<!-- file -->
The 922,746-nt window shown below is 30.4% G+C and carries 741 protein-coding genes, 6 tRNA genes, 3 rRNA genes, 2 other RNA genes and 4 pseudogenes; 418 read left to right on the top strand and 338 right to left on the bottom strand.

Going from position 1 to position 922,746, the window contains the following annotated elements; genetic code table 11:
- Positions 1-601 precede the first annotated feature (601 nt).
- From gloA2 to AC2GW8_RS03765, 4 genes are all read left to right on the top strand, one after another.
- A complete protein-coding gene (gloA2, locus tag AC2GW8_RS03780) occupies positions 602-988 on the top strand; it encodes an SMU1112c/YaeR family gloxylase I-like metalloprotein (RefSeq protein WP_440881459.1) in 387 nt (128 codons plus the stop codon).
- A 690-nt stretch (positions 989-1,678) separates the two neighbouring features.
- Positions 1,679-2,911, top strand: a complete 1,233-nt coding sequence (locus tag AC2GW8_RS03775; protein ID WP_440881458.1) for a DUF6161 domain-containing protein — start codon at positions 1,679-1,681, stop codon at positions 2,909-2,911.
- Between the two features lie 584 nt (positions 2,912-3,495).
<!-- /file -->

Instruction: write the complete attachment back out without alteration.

The 922,746-nt window shown below is 30.4% G+C and carries 741 protein-coding genes, 6 tRNA genes, 3 rRNA genes, 2 other RNA genes and 4 pseudogenes; 418 read left to right on the top strand and 338 right to left on the bottom strand.

Going from position 1 to position 922,746, the window contains the following annotated elements; genetic code table 11:
- Positions 1-601 precede the first annotated feature (601 nt).
- From gloA2 to AC2GW8_RS03765, 4 genes are all read left to right on the top strand, one after another.
- A complete protein-coding gene (gloA2, locus tag AC2GW8_RS03780) occupies positions 602-988 on the top strand; it encodes an SMU1112c/YaeR family gloxylase I-like metalloprotein (RefSeq protein WP_440881459.1) in 387 nt (128 codons plus the stop codon).
- A 690-nt stretch (positions 989-1,678) separates the two neighbouring features.
- Positions 1,679-2,911, top strand: a complete 1,233-nt coding sequence (locus tag AC2GW8_RS03775; protein ID WP_440881458.1) for a DUF6161 domain-containing protein — start codon at positions 1,679-1,681, stop codon at positions 2,909-2,911.
- Between the two features lie 584 nt (positions 2,912-3,495).